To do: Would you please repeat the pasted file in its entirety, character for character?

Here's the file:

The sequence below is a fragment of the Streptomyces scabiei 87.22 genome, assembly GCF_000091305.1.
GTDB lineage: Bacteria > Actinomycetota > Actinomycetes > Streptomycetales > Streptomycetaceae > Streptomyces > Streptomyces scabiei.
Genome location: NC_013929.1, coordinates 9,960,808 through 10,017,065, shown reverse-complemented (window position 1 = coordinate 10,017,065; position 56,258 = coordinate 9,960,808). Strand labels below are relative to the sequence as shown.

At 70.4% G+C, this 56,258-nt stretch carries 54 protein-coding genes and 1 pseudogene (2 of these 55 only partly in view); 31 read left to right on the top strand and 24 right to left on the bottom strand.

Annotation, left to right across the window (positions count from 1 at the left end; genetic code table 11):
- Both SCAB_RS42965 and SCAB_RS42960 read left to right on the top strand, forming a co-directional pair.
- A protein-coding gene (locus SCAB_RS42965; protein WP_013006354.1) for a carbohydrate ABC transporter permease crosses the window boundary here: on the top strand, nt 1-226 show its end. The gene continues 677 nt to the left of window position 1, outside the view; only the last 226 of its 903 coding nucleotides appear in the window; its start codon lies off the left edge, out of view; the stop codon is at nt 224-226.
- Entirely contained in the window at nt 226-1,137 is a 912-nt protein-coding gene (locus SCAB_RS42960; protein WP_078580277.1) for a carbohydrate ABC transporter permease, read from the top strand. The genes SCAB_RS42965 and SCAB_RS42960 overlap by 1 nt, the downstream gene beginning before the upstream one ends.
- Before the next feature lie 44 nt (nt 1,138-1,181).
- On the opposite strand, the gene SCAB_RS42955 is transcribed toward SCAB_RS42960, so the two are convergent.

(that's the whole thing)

The sequence below is a fragment of the Streptomyces scabiei 87.22 genome, assembly GCF_000091305.1.
GTDB lineage: Bacteria > Actinomycetota > Actinomycetes > Streptomycetales > Streptomycetaceae > Streptomyces > Streptomyces scabiei.
Genome location: NC_013929.1, coordinates 9,960,808 through 10,017,065, shown reverse-complemented (window position 1 = coordinate 10,017,065; position 56,258 = coordinate 9,960,808). Strand labels below are relative to the sequence as shown.

At 70.4% G+C, this 56,258-nt stretch carries 54 protein-coding genes and 1 pseudogene (2 of these 55 only partly in view); 31 read left to right on the top strand and 24 right to left on the bottom strand.

Annotation, left to right across the window (positions count from 1 at the left end; genetic code table 11):
- Both SCAB_RS42965 and SCAB_RS42960 read left to right on the top strand, forming a co-directional pair.
- A protein-coding gene (locus SCAB_RS42965; protein WP_013006354.1) for a carbohydrate ABC transporter permease crosses the window boundary here: on the top strand, nt 1-226 show its end. The gene continues 677 nt to the left of window position 1, outside the view; only the last 226 of its 903 coding nucleotides appear in the window; its start codon lies off the left edge, out of view; the stop codon is at nt 224-226.
- Entirely contained in the window at nt 226-1,137 is a 912-nt protein-coding gene (locus SCAB_RS42960; protein WP_078580277.1) for a carbohydrate ABC transporter permease, read from the top strand. The genes SCAB_RS42965 and SCAB_RS42960 overlap by 1 nt, the downstream gene beginning before the upstream one ends.
- Before the next feature lie 44 nt (nt 1,138-1,181).
- On the opposite strand, the gene SCAB_RS42955 is transcribed toward SCAB_RS42960, so the two are convergent.